In order to ensure a relaxing and secure retirement, planning ahead is key. It’s something we all know, but let’s face it — figuring out where to start can be daunting. That’s why the Indexed Annuity Leadership Council (IALC) compiled and answered some of the most frequently asked questions when it comes to planning for retirement.
How much do I need to save for retirement?
As life expectancies continue to rise, more money is needed for retirement to cover everyday costs. A general rule of thumb is you should aim to save 10 to 15 percent of your annual salary. However, how much you should save for retirement depends on your personal goals and how you envision spending your golden years—whether it’s travel, time with family or taking up new hobbies. Make sure you know how much you will need by using one of our retirement calculators.
What age do I need to start saving for retirement?
Don’t wait! It is crucial to start saving for retirement as early as you can – the earlier you start saving, the more likely you are to meet your retirement goals. It will be nearly impossible to catch up if you wait too long, so save early and save often.
Even if you can only contribute 1 percent of your annual salary, anything is better than nothing and it can add up quickly! Additionally, if your employer does offer a retirement savings plan, take advantage by contributing as much as possible.
Check out our Saving For Retirement tool to see how much you should be saving, taking into account your age and your retirement goal.
What type of retirement vehicles are best?
Financial experts agree that your portfolio should be balanced and include a variety of products. It is important to diversify your savings if you want to reduce risk and improve return. Contributing to your company’s 401(k) is a great way to start a retirement portfolio, but relying too much on one vehicle is a common mistake when preparing to retire. And, as the economic recession of 2008 illustrated, supplementing your 401(k) is important to ensuring your retirement security. One product that can help augment a 401(k) is a Fixed Indexed Annuity (FIA), which protects your principal and can provide a steady income stream for life.
Making sure your savings strategy matches the stage in your life is also critical. For instance, putting your money into high-risk vehicles might make more sense when you’re a young professional, but the closer you get to retirement age, it is a good idea to shift to a lower-risk portfolio. Talking with a financial planner can be a great resource when identifying what financial tools make the most sense for your portfolio at any age.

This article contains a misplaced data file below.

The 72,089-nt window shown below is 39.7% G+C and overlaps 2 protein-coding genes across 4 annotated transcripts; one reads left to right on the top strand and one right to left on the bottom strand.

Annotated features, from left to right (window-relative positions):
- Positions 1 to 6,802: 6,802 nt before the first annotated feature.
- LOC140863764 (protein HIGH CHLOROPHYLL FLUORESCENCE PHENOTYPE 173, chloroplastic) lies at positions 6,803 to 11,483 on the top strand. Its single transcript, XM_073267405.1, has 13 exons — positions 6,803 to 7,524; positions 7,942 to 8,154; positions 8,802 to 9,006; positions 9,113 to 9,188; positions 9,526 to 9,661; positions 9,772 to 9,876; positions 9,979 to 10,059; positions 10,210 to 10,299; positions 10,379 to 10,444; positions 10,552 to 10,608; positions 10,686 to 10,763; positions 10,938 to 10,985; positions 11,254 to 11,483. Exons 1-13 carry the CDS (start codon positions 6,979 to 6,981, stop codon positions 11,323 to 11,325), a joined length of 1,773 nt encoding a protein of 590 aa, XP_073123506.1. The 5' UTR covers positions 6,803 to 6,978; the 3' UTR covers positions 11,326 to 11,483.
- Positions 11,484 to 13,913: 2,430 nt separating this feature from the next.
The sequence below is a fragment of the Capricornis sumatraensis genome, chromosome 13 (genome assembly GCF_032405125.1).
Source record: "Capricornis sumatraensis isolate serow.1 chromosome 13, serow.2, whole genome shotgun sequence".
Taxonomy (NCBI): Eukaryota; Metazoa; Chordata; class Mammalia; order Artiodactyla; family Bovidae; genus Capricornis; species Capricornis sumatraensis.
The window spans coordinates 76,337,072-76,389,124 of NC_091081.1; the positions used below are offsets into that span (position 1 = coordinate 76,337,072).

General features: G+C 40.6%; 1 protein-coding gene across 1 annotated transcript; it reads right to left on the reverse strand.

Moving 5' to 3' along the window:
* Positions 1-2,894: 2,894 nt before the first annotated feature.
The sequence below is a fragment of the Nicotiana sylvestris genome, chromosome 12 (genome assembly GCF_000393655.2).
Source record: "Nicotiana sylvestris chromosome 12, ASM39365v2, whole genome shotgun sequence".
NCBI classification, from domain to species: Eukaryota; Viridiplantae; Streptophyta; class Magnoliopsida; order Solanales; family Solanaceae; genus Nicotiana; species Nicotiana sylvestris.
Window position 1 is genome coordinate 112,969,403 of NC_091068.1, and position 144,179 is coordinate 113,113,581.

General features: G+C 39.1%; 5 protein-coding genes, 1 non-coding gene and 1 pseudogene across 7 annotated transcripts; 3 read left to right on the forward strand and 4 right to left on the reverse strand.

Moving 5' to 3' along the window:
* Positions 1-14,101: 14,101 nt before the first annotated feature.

How much do retirees spend on average per year?
Although it can vary based on the individual situation, the standard guideline for ensuring a sustainable rate of spending is that you should aim to only withdraw about 4 percent of your retirement savings per year.
Products like Fixed Indexed Annuities can serve as a solution to budgeting issues, as they allow you to turn on lifetime income. This can help not only with budgeting monthly expenses, but it can also guarantee that you won’t outlive that income.
How much do medical expenses cost on average in retirement?
According to a recent estimate by Fidelity Benefits Consulting, a 65-year-old couple retiring this year will need an estimated $220,000 to cover medical expenses throughout retirement. That’s why it is so important to make savvy financial decisions and start planning for retirement early so you’re prepared for not only any medical expenses, but are also able to enjoy retirement.
How do I create a retirement plan?
Sit down and determine your fixed and variable expenses and use a simple budget worksheet like this one from personal finance expert, Ellie Kay. Using interactive calculators can also help correctly assess how much your dream retirement may cost. In addition, working with a financial planner to project how expenses might rise in the future is another way to help ensure that you are budgeting properly.
You can also check out our Retirement Income & 401(k) Calculator to see how saving even a small percentage each month can accumulate.